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Del Monte Kenya pineapple plantation at centre of human rights abuse allegations

Fruit giant Del Monte is accused of betraying its human rights pledges with allegations against security guards of violent beatings and the rape of villagers living near to its pineapple plantation in Kenya.

Posted on 21 June 2023

Del Monte’s Thika plantation in Kenya is one of three principal production and procurement areas for Del Monte’s pineapples worldwide. Del Monte’s prepared pineapple products are primarily sourced from Kenya. Del Monte’s net pineapple sales in 2022 were US$ 584.6 million or 13% of the group’s total net sales, with 21% or U$ 122.7 million being concentrated in Europe.

Del Monte pineapple products are widely available and stocked at major UK supermarkets including Tesco, Sainsbury’s, ASDA, Morrisons and Waitrose.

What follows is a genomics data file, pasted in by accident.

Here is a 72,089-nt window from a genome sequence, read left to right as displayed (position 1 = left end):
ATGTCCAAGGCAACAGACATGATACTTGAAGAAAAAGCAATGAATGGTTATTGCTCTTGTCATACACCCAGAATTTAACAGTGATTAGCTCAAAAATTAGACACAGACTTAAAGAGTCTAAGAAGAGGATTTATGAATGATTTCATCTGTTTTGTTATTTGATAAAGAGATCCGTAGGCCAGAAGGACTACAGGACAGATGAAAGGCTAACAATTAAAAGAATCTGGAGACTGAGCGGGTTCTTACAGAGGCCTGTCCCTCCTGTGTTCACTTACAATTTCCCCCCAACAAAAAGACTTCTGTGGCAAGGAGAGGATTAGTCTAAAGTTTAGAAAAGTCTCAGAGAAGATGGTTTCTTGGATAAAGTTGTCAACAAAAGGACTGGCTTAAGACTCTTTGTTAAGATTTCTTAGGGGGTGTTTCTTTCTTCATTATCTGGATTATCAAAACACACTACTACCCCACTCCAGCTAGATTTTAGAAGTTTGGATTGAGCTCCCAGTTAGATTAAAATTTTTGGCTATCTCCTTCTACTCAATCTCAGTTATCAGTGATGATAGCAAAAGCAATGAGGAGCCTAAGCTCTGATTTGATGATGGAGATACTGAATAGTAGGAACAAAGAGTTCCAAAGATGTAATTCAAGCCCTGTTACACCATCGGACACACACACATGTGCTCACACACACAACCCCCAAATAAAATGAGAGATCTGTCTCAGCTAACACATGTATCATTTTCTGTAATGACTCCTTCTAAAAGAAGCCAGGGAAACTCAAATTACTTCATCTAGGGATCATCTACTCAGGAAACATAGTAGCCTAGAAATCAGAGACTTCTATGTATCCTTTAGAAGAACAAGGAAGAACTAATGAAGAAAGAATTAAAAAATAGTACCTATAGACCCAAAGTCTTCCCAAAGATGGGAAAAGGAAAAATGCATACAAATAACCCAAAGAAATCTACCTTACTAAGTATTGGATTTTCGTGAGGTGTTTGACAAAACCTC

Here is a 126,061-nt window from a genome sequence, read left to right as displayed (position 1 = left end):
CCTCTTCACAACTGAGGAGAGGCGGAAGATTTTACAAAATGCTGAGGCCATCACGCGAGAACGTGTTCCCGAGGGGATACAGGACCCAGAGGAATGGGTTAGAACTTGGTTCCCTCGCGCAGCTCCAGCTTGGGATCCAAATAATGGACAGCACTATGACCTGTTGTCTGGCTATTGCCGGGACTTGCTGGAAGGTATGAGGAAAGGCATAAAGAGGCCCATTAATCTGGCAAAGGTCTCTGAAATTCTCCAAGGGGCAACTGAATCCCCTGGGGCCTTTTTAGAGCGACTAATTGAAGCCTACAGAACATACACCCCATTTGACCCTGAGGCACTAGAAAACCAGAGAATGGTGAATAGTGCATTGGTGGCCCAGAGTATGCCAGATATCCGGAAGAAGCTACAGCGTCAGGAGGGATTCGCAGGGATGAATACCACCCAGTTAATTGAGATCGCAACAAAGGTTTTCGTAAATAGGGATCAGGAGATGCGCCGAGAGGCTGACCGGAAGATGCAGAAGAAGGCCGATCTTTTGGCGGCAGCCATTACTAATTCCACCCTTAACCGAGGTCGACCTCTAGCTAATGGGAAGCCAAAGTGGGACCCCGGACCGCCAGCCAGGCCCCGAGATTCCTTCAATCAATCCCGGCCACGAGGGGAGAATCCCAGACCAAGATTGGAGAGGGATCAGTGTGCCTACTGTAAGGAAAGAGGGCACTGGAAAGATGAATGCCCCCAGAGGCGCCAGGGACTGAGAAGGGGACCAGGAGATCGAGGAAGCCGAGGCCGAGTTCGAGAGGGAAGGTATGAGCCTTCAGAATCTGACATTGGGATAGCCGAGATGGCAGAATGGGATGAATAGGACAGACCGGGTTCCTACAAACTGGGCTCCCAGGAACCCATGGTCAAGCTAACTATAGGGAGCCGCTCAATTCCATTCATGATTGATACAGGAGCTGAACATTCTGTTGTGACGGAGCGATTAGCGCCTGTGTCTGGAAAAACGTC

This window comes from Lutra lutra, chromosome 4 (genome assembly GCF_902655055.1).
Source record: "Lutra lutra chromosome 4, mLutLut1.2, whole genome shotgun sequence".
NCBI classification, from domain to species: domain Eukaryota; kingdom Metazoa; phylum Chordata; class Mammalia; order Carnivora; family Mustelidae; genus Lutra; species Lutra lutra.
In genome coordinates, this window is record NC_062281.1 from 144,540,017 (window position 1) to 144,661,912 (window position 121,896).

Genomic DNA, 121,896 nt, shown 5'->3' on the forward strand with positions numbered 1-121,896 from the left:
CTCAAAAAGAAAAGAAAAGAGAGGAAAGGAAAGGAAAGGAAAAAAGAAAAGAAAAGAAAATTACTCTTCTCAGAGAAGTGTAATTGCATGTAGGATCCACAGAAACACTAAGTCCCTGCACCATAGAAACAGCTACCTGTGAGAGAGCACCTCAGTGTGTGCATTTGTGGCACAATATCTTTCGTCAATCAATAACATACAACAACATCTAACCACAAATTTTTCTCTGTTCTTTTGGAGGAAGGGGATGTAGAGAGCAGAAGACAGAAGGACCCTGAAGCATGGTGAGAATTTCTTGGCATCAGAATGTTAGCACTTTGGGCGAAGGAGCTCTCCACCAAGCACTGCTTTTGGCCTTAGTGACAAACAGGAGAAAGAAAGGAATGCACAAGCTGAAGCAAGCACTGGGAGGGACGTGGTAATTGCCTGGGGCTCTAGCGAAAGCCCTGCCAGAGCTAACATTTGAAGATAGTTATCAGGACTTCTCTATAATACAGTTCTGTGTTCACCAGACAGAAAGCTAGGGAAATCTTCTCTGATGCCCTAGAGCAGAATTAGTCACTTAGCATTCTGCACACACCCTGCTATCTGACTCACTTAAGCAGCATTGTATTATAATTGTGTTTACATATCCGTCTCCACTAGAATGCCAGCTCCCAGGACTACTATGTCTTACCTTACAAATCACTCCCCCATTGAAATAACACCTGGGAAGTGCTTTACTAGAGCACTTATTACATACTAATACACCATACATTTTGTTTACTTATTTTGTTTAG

The global food manufacturer is facing a legal compensation claim by 134 people living in impoverished communities around its Thika plantation over serious human rights abuses by security guards.

The guards are accused of five deaths, five rapes and serious, often life-changing injuries, caused by consistently brutal and degrading behaviour with no regard for the lives, wellbeing or human dignity of their victims.

Villagers describe being kicked, beaten and left unconscious by the use of whips or of metal bars, batons and machetes, apparently as a punishment for or deterrent against the theft of pineapples.

There are also allegations of sexual humiliation and a number of women detail rapes by the security guards deployed by Del Monte at the plantation.

Sometimes the guards simply abandoned villagers after their beatings. On other occasions they were taken to the local police station, where they were often charged and imprisoned for weeks or months for stealing pineapples.

The villagers are represented by law firm Leigh Day which has written to the company outlining the many allegations.